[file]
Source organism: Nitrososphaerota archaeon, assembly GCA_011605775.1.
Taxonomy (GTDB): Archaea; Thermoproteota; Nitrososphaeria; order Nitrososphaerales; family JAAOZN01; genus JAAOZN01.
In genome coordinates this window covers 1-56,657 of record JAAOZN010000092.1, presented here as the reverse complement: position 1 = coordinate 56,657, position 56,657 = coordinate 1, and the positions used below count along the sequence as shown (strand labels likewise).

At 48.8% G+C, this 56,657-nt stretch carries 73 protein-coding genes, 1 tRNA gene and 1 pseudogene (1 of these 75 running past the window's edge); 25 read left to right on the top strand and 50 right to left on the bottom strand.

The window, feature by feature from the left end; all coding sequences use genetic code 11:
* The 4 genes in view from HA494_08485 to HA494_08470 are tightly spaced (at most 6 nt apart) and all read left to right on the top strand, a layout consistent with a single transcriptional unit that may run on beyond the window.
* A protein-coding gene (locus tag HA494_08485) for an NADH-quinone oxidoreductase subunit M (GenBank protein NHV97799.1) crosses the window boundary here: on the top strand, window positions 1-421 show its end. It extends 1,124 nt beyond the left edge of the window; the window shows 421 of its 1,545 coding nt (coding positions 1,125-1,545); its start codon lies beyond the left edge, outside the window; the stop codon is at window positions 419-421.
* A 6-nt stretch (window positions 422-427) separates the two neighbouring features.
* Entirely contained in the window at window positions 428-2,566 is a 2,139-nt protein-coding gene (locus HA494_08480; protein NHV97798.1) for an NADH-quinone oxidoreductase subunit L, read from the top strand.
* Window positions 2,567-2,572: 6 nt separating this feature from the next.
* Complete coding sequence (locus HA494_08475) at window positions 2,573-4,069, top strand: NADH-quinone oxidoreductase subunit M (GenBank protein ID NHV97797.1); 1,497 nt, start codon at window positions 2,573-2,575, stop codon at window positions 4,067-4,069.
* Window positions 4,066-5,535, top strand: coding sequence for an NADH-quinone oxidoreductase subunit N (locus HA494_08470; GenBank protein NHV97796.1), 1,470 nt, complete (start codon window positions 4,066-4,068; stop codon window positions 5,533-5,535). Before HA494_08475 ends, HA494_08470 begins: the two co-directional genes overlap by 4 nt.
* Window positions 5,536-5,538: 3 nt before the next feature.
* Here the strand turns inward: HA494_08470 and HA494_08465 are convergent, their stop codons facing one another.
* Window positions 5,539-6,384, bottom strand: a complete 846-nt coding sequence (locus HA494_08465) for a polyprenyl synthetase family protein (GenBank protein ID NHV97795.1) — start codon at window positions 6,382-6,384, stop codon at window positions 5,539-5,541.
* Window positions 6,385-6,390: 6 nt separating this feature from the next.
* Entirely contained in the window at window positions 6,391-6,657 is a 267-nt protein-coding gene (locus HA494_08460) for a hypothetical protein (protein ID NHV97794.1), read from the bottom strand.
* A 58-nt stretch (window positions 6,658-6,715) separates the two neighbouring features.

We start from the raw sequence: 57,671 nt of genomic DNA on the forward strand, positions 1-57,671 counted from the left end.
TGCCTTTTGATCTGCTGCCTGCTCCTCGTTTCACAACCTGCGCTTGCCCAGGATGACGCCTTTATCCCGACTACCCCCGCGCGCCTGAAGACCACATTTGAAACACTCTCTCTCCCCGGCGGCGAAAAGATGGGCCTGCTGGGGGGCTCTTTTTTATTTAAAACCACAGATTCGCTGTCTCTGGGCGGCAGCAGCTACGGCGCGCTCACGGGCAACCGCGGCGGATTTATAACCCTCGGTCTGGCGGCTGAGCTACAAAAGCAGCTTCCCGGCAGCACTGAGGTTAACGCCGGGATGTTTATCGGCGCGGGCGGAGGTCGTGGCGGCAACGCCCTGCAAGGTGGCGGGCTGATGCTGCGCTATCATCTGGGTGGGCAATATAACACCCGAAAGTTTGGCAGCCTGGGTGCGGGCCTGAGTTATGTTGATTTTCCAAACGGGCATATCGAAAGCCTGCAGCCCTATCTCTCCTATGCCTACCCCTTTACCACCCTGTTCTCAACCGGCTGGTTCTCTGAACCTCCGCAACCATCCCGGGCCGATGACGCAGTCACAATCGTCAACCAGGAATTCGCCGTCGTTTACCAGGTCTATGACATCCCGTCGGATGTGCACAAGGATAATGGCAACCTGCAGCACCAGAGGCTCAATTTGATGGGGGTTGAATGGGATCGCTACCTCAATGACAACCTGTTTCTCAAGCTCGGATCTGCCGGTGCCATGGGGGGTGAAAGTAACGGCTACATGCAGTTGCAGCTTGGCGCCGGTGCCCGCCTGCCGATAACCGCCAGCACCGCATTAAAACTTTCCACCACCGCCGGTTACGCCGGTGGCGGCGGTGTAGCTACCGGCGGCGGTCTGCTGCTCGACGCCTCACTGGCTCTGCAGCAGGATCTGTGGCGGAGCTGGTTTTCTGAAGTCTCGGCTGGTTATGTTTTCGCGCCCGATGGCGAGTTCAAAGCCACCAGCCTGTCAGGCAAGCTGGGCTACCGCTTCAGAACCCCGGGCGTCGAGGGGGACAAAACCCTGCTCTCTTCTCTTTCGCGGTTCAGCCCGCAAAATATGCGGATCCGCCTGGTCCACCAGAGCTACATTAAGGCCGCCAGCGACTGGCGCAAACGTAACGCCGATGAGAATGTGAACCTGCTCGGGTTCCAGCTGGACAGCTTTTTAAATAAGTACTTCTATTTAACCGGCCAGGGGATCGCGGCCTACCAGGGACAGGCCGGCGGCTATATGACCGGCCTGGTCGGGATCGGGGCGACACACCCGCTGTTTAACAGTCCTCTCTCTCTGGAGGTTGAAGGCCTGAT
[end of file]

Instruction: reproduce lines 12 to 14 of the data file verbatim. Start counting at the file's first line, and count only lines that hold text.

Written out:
* Window positions 4,066-5,535, top strand: coding sequence for an NADH-quinone oxidoreductase subunit N (locus HA494_08470; GenBank protein NHV97796.1), 1,470 nt, complete (start codon window positions 4,066-4,068; stop codon window positions 5,533-5,535). Before HA494_08475 ends, HA494_08470 begins: the two co-directional genes overlap by 4 nt.
* Window positions 5,536-5,538: 3 nt before the next feature.
* Here the strand turns inward: HA494_08470 and HA494_08465 are convergent, their stop codons facing one another.